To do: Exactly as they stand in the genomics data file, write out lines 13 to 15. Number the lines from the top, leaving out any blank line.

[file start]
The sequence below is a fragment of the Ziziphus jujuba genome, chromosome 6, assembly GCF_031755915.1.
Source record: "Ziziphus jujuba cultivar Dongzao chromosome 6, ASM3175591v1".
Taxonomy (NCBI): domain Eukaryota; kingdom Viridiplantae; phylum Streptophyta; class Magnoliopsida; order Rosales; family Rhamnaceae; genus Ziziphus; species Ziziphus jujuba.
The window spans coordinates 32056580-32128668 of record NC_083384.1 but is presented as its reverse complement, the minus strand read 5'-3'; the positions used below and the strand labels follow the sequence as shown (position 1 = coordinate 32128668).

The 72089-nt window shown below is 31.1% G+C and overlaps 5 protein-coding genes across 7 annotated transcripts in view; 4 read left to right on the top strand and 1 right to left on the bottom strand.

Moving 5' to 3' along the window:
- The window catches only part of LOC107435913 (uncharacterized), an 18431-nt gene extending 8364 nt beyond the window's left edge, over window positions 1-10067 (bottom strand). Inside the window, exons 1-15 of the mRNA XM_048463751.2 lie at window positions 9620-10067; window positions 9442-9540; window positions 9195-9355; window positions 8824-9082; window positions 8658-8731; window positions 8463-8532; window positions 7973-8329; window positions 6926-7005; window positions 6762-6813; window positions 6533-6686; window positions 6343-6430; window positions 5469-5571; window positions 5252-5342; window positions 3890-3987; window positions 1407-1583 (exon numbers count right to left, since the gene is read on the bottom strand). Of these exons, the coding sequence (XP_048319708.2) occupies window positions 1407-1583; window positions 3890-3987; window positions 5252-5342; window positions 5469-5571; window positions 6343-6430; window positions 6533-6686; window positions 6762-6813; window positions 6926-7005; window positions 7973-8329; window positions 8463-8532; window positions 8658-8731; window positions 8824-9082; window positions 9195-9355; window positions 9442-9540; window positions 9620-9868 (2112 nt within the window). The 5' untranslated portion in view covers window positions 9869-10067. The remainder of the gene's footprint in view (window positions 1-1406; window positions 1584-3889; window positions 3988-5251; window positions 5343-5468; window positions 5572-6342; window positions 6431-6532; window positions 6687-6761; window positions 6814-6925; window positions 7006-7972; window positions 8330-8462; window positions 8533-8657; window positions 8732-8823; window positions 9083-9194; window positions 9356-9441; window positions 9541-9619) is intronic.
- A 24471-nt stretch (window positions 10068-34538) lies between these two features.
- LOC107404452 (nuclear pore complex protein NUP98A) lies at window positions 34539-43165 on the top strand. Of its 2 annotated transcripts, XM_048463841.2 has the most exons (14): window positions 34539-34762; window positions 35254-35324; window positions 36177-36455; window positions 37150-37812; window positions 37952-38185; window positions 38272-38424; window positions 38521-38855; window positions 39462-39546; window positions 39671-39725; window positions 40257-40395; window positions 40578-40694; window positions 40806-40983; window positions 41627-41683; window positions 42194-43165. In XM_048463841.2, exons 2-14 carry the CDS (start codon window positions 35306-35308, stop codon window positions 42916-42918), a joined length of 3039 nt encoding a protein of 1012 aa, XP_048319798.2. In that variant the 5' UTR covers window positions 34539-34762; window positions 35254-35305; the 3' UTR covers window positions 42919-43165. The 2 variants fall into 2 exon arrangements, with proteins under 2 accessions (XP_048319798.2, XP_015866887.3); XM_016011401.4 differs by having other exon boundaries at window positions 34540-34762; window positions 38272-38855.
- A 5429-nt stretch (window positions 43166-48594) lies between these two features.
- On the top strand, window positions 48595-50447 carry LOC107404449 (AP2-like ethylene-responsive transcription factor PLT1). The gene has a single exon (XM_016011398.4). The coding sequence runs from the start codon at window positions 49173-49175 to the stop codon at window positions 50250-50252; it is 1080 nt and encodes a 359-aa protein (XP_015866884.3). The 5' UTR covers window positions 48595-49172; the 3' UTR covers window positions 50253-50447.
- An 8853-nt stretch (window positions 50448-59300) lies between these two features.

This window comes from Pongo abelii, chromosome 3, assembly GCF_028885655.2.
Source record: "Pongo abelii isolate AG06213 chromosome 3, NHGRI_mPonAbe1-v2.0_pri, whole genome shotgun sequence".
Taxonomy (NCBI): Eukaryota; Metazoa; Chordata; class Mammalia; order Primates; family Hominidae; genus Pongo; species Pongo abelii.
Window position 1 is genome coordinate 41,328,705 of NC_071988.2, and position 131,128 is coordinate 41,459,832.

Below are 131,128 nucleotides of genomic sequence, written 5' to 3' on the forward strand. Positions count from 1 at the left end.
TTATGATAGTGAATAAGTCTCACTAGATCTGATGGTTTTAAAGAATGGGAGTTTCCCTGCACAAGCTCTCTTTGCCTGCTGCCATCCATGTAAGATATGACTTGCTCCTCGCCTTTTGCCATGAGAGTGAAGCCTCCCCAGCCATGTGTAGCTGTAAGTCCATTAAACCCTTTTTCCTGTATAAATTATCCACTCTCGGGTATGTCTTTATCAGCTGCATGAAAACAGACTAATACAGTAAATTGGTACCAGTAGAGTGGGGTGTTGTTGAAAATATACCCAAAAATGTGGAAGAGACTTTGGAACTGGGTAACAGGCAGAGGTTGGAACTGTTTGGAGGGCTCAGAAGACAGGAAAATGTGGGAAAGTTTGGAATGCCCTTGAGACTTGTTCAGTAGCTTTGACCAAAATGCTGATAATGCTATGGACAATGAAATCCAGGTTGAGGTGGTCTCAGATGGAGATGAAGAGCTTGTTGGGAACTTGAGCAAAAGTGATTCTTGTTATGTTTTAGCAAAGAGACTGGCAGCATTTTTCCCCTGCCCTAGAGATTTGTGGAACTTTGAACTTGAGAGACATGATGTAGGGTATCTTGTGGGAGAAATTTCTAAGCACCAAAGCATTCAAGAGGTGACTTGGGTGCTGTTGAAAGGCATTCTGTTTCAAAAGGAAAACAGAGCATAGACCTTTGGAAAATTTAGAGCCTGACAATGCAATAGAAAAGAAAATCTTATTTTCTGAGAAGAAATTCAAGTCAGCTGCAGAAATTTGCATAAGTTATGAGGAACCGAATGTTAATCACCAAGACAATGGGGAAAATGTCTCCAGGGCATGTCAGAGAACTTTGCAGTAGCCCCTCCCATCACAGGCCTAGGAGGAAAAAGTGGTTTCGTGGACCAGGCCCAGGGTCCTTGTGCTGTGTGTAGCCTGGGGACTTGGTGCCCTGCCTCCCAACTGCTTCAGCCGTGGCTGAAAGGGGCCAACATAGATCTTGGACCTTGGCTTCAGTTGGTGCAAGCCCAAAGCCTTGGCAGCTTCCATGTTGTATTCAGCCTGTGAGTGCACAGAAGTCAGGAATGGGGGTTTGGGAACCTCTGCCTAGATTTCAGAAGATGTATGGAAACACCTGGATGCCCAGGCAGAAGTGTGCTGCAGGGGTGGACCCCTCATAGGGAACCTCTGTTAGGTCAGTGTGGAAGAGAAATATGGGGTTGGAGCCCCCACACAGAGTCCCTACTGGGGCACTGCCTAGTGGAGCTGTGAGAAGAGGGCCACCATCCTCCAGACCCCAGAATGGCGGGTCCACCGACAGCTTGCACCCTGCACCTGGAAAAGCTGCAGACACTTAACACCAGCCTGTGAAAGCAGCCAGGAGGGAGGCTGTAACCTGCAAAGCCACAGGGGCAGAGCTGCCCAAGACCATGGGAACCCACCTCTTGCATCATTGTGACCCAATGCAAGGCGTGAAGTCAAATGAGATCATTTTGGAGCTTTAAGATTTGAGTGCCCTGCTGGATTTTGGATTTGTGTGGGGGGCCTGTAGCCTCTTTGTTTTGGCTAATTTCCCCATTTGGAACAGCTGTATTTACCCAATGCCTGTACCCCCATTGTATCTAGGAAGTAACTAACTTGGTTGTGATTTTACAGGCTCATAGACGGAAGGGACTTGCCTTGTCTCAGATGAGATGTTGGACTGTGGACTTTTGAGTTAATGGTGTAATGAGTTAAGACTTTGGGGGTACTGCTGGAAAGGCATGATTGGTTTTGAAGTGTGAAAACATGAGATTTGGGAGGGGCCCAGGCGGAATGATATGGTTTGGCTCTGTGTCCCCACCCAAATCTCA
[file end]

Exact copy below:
This window comes from Pongo abelii, chromosome 3, assembly GCF_028885655.2.
Source record: "Pongo abelii isolate AG06213 chromosome 3, NHGRI_mPonAbe1-v2.0_pri, whole genome shotgun sequence".
Taxonomy (NCBI): Eukaryota; Metazoa; Chordata; class Mammalia; order Primates; family Hominidae; genus Pongo; species Pongo abelii.